"Donate" has a very specific meaning, at least in the US, and comes with numerous accounting connotations, including the ability to write off the expense. As many people don't realize that "charitable donations" do /not/ include "donations" to purchase toys for children, it is misleading to use the term "donation" in this circumstance.
Meanwhile, often the person /accepting/ the donations doesn't understand this either. You cannot, for example, accept a $5 "donation" and then send someone a $5 product back to them: that is a "sale", not a "donation". You do not "donate" to Ikea in exchange for a chair: you "pay" them $5 for it.
In this case, this person obviously doesn't get it. "Why? These are my customers!" <- Right, which is why they are not "donating". These "customers" are buying toys, which are then being sent to other people on their behalf. These are /purchases/, like any other. This seller even goes so far as to state they are operating "just like any other retailer would".
At which point we ask the killer question: are they collecting sales tax? This is where the theoretical issues suddenly run right into the brick wall of reality, as sites that believe they are accepting "donations" on behalf of charitable work, such as handing out toys to children, put everyone in a position where they fail to realize that they are operating an online retail store where the receipts need to be reported (to the IRS), sales tax needs to be collected (for sales made to people in the same state), and the people buying the gifts can /not/ write off the expense.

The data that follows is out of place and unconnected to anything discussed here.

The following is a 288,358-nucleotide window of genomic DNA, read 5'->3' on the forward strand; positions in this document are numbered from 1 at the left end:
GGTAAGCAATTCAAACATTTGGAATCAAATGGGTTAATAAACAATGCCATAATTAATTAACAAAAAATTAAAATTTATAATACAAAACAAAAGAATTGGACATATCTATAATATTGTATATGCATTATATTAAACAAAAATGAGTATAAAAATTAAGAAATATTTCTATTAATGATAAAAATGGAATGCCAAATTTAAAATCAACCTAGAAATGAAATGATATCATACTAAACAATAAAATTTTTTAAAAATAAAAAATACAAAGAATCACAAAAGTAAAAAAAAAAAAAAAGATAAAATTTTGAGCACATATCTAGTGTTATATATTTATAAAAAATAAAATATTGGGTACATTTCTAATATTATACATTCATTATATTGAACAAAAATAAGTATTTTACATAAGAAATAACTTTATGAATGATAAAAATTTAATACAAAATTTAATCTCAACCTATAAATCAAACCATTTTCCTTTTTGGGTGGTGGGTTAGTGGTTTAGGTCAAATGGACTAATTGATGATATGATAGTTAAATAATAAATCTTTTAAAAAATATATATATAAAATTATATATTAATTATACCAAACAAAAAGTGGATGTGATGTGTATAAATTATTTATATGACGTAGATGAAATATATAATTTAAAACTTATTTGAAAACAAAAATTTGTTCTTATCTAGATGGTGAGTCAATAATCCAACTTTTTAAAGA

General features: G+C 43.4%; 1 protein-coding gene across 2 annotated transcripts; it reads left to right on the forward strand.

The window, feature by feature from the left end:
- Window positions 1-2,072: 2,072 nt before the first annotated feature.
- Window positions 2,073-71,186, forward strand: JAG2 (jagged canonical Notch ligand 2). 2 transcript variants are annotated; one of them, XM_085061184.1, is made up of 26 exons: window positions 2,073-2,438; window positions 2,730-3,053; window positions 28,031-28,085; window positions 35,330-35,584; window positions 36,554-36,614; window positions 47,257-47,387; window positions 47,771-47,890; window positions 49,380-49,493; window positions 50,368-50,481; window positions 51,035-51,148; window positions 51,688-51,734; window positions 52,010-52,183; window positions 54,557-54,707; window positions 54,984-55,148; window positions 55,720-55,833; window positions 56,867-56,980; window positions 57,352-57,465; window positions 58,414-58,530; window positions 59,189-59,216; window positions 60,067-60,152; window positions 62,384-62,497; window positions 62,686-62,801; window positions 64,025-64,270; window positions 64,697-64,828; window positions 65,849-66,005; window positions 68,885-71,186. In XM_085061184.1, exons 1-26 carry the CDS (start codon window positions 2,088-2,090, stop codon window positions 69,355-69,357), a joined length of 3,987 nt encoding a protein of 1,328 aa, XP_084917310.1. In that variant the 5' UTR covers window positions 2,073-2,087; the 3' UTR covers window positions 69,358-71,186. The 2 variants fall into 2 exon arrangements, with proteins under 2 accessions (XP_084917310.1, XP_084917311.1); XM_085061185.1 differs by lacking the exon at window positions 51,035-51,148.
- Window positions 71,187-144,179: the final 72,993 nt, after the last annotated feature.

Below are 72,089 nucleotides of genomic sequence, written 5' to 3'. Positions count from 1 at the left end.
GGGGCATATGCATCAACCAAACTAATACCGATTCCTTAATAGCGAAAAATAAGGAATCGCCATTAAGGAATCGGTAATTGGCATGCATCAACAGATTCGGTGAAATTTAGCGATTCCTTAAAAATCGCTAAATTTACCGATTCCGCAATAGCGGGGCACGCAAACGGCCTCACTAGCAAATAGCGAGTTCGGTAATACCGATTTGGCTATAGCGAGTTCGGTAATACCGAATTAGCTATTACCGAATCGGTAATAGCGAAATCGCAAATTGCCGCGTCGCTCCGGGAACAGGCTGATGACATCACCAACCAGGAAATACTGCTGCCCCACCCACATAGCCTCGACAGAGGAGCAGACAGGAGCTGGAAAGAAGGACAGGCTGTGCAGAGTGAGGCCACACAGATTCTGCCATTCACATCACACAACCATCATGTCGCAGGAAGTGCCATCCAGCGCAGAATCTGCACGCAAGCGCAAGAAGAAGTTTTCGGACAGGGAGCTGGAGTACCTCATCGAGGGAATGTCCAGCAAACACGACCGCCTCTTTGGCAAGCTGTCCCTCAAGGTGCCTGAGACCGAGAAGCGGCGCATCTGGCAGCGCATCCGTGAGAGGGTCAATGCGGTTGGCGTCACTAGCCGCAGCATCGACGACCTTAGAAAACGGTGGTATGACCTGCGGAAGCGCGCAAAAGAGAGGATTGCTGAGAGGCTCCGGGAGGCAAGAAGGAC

PayPal is therefore very right to be wary of these situations, and often contacts people making the claim "only a nonprofit can use the Donate button", as the PayPal representative stated in this e-mail. I know this, as they contacted me once: I had a button "Donate to saurik.com" on the top of my website, which I ended up changing to "Contribute money to saurik.com".
That said, I am actually not 100% certain that that is their official "for everyone" rule. This author was correct when they said that "worthy causes" is mentioned in the PayPal PDF  on this feature: a more full quote being "for your nonprofit or worthy cause"; that said, the PDF also claims that when you sign up for your PayPal account you should do so "selecting “nonprofit” as the type".
(edit: Reading some more context of the story from Regretsy, including more responses from PayPal, I think that what PayPal means by "worthy cause" may actually be those "on behalf of verified non-profit organizations", not that that is made clear at all in that PDF.)
Their website , meanwhile, only ever seems to talk about nonprofits, but goes into detail regarding confirming non-profit status only for obtaining a discount on processing fees. I can certainly see that this is confusing, and I also believe I see a lot of websites around that /do/ use "Donate" in weird ways; certainly, if they really cared to limit it to nonprofits, they could actually enforce your account type /was/ nonprofit before letting you use it.